15. nanofrog macrumors G4

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    #15
    See bozz2006's answer. ;) :p

    If you ever want to be able to go past an ATI HD4870 (maybe the 5870, not sure if anyone's gotten one running in an '06 or '07 model). ATI's been using EBC firmware, so it can function in either 32 or 64 bit EFI. Hopefully, this has been continued, but I'm not sure, and it's a gamble to assume this will continue to occur.

    As per the OS, if you want to be able to upgrade, then yes.

    I presume both are going to be needed to continue to use the system (upgrade where needed), so the short answer would be Yes IMO.

    The hard part is trying to determine when the K64 will become exclusive in OS X. But Apple doesn't like sticking with interim products for long, so it's going to be soon, and likely as early as 10.7 if they can pull it off.

    It helps them to sell their systems, as older ones are essentially "forced" into obsolescence early (say 3 yrs), when the rest of the computer industry will for a minimum of 5. Enterprises won't touch Xeon based servers/workstations that wouldn't be supported that long, as they invest so much into them. They can't afford to replace systems every 3 years. Apple doesn't care so much once you've paid for a computer. They want you to buy more, even if they have to make things incompatible to do it. ;)
     
  16. bozz2006 macrumors 68030

    bozz2006

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    #16
    I agree with you 100% about the video pros. This crowd should jump ship while they still can. My mac pro is for photography. It's getting to the point where an imac will perform as well as a mac pro for using photoshop, lightroom, aperature. If this trend continues, my next computer probably won't be a mac pro. I don't want an imac, so i'd probably say i'll build a hackintosh next, with nano's help, please!:D But for what they OP is saying he/she uses his/her computer for, I don't know if it makes sense to upgrade. I don't think you will see a performance increase for your dollar that you would want. Now, it's a completely different story for people who make their money editing HD video.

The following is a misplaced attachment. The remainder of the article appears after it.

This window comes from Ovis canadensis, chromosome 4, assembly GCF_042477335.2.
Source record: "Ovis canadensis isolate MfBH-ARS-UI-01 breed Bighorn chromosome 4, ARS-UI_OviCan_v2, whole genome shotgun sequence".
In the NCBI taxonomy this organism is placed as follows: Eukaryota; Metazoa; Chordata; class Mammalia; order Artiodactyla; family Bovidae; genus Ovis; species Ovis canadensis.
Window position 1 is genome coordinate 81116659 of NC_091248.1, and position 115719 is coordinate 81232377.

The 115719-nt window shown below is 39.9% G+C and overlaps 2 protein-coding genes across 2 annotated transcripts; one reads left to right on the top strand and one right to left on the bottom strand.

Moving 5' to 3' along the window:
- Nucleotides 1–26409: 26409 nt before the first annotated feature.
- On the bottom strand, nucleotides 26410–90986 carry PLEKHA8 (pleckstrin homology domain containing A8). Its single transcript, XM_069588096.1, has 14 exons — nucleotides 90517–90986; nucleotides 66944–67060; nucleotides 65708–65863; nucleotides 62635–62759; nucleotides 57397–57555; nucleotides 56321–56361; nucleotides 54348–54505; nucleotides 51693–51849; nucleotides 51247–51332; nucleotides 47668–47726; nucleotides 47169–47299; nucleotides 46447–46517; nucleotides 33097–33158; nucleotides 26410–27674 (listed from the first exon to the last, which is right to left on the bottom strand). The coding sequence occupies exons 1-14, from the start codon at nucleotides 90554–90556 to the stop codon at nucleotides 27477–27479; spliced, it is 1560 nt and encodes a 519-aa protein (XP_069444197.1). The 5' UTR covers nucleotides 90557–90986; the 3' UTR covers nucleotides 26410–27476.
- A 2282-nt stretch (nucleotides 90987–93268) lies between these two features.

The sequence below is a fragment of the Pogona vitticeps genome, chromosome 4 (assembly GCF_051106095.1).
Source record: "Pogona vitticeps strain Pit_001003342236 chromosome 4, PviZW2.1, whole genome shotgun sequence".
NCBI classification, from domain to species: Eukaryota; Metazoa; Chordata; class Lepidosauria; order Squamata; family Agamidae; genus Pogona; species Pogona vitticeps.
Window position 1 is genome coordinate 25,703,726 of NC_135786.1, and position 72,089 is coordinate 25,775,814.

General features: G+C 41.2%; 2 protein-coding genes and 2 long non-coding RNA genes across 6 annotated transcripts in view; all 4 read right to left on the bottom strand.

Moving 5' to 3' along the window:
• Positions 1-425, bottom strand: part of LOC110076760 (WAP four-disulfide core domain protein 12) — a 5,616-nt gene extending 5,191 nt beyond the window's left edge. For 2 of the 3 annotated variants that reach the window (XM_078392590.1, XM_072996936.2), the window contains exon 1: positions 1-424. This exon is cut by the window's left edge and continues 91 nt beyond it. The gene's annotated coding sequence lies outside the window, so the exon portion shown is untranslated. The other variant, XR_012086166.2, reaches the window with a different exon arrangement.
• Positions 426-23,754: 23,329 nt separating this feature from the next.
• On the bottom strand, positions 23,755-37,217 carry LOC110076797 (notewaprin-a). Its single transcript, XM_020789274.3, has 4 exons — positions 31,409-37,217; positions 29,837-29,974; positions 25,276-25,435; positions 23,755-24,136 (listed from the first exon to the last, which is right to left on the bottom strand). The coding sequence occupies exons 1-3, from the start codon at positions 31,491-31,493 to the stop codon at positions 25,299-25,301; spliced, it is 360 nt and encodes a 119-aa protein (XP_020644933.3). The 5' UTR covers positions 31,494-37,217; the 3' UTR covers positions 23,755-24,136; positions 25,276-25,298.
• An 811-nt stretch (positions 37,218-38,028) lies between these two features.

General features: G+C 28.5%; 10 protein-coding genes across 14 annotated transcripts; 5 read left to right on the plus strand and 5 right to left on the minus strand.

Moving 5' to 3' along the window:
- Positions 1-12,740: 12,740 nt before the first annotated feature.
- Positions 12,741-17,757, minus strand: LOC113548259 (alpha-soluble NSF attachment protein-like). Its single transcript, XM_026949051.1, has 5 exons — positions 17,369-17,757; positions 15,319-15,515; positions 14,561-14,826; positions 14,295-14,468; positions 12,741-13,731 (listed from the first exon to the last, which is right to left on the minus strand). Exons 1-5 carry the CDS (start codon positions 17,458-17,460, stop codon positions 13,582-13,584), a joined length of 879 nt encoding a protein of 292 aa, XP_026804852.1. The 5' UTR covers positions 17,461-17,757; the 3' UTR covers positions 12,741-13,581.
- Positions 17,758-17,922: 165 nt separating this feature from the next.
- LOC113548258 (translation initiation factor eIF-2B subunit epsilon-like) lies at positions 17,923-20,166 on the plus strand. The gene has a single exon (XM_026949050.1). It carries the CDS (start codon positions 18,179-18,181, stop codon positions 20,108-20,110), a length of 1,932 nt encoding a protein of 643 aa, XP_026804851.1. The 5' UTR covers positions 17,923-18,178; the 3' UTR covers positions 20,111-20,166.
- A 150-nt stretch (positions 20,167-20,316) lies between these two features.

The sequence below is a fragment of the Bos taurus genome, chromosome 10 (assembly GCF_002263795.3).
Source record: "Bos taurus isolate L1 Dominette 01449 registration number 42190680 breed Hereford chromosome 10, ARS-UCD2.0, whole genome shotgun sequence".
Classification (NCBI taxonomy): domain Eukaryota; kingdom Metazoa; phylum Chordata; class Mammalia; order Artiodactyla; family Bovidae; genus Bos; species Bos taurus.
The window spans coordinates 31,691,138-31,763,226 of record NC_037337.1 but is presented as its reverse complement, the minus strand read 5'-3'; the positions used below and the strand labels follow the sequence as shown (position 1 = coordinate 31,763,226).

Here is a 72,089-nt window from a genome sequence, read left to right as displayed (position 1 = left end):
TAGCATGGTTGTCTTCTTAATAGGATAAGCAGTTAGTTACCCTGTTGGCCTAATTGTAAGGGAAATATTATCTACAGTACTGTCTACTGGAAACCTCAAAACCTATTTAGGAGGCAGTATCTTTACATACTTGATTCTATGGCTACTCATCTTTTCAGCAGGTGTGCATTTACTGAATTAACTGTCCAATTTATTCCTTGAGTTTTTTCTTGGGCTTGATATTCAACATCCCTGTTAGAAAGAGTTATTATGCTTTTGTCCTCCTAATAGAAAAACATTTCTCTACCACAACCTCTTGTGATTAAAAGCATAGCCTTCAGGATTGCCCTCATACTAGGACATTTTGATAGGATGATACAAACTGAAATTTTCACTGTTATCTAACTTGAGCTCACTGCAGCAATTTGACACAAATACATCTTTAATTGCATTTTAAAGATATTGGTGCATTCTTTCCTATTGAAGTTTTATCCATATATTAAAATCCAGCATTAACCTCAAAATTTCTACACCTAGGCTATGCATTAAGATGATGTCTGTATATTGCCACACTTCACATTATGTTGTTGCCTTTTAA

17. kevink2 macrumors 6502a

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    #17
    VMware Fusion 2 could support 64 bit guest OS's (on 64 bit Macs) and 4 cores on version 2. One of the upgrades bumped up number of virtual cores from 2 to 4.

    What 3 gives you is a 64 bit driver so you can boot SL in 64 bit mode (which I tried today after my upgrade). There are other updates too :)

    What I wish, but is probably difficult, is allowing multiple cores look like a single socket (with multiple cores), visible to the guest OS so you can provide 2 cores to a XP home guest.
     
  18. nanofrog macrumors G4

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    #18
    It's fine for photography, as the graphics card requirement is modest, and the software's not so advanced it's dragging you down either. It's not 3D rendering by any means. ;)

    BTW, didn't you upgrade the processors to Quads in each socket?
    That could extend your lifespan even longer, as the software does get new versions. :)
     
  19. bozz2006 macrumors 68030

    bozz2006

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  20. roybfr thread starter macrumors member

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    #20
    Well the 2.8 used slipped through my fingers, the previous buyer came through with the $ so I am back to square one.

    KeriJane I took out the stock 512's last weekend. I am not sure how much difference I felt after the change, but have read about the speed improvments based on how ram is placed in the sleds/cards.

    I am going to search through 2.26 reviews and find someone that went to that via a dual core 2006 so how they felt about the performance improvement of the Nehalem vs the dual core 2.66.
     
  21. roybfr thread starter macrumors member

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    #21
    Have you ran Fusion 3 yet booting SL in 64 bit mode?
     
  22. bozz2006 macrumors 68030

    bozz2006

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    #22
    Can you be more specific on what this means? I am a little confused. Are you saying that they have a driver that allows a 2006 mac pro (EFI32) to boot into snow leopard loading 64 bit kernel? Is this just in a virtual environment or something?
     
  23. roybfr thread starter macrumors member

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    #23
    Fusion 3 runs under SL if you into the 64bit kernel, where previous versions would only work in SL if you booted into the 32bit kernel.
     
  24. bozz2006 macrumors 68030

    bozz2006

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  25. nanofrog macrumors G4

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    #25
    If you're interested, here's a chart that's been assembled of users system for Cinebench.